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  1. I’m going to keep this warrant up for another few days. The next warrant is M McStay’s phone records. To me this warrant does signify a turning point in the investigation. And I would agree with you Sleuth, this is where I see some problems in the state’s case. Ill write more about this later.

  2. For me what this search warrant really reveals is the turning point in this investigation where LE stopped following the evidence.

          1. If they had found something don’t you think they would have brought this up at prelim? And the DA instead started talking about all the onstruction that had been done in the home. That sort of thing.

              1. If they couldn’t find evidence of the attack in the home, why stay with that theory. Not only do you have the lack of evidence of the crime four years later, but lots of LE went through that home one a few weeks after the family had been killled. No one saw anything then, either.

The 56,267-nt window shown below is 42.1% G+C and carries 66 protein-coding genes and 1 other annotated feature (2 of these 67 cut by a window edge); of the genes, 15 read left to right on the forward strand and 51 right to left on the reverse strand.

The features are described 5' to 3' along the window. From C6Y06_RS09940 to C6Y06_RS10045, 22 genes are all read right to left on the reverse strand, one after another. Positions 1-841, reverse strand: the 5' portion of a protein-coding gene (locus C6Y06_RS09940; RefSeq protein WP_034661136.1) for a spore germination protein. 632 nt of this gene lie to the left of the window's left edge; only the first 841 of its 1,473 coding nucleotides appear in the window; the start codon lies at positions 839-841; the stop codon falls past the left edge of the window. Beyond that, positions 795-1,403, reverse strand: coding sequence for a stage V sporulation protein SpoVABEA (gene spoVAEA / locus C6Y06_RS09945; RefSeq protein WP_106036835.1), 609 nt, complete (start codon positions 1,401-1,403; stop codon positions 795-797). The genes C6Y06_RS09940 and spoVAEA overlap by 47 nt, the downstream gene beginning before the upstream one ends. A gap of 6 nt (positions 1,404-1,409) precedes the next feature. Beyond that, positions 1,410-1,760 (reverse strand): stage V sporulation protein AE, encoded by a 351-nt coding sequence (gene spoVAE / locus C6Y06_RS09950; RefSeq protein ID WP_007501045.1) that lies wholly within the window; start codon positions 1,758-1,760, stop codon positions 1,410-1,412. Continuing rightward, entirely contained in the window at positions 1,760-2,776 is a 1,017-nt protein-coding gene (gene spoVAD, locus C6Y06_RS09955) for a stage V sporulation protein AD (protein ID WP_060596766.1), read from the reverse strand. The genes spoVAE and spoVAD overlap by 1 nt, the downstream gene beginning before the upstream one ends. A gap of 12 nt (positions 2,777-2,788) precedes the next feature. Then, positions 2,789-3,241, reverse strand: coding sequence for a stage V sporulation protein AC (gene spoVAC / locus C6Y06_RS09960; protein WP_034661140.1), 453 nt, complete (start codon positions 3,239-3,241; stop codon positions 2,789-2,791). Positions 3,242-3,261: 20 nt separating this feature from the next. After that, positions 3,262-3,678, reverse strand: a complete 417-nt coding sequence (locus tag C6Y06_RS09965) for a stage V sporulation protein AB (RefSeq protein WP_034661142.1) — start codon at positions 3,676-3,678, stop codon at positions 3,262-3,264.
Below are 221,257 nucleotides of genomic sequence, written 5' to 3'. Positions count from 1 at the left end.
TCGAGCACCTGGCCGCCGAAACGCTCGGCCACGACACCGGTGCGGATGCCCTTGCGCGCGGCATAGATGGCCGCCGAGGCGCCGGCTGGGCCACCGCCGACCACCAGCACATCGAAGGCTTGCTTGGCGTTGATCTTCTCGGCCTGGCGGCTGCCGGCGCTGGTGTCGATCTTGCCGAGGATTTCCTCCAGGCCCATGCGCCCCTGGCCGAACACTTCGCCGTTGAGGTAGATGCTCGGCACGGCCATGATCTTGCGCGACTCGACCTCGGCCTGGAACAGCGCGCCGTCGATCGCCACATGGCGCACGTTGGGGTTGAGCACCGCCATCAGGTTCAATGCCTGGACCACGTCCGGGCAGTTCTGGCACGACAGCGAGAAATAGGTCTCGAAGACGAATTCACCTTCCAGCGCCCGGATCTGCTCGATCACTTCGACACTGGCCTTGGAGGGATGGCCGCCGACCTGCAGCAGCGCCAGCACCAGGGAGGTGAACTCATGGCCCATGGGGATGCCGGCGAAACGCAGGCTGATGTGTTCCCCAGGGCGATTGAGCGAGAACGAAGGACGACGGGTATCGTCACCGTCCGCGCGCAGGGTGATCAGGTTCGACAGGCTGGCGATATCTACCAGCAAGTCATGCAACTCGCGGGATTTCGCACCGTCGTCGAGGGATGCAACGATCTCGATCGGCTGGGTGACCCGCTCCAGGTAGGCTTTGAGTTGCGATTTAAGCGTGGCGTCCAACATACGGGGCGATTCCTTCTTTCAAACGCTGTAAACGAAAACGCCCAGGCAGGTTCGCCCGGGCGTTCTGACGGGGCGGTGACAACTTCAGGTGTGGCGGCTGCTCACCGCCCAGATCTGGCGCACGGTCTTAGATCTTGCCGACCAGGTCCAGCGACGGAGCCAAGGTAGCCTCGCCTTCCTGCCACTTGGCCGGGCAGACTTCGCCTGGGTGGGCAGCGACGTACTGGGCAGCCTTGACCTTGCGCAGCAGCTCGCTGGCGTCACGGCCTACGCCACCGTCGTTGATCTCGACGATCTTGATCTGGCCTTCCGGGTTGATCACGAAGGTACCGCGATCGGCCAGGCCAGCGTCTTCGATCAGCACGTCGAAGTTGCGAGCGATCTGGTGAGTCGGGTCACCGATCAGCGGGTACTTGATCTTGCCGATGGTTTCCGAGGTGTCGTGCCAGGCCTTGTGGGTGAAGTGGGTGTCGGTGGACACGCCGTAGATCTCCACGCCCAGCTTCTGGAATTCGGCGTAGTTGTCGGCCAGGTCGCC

If the facts don’t support the hypothesis, then the hypothesis is what needs to go. Not the facts.

                1. This is a cold case. Evidence was lost. As Steers lays out: You have the bodies wrapped in items known to be missing from the home. You have their manner of dress. on and on. It is logical that the family was therefore killed in the home.

                  1. All you know is that the family was taken from the home. We don’t have any proof as to what conition they were in, when they were taken. Grav has made this point a number of times.

                    Agreed. The family was taken in the evening from their home. Not agreed: they were killed there.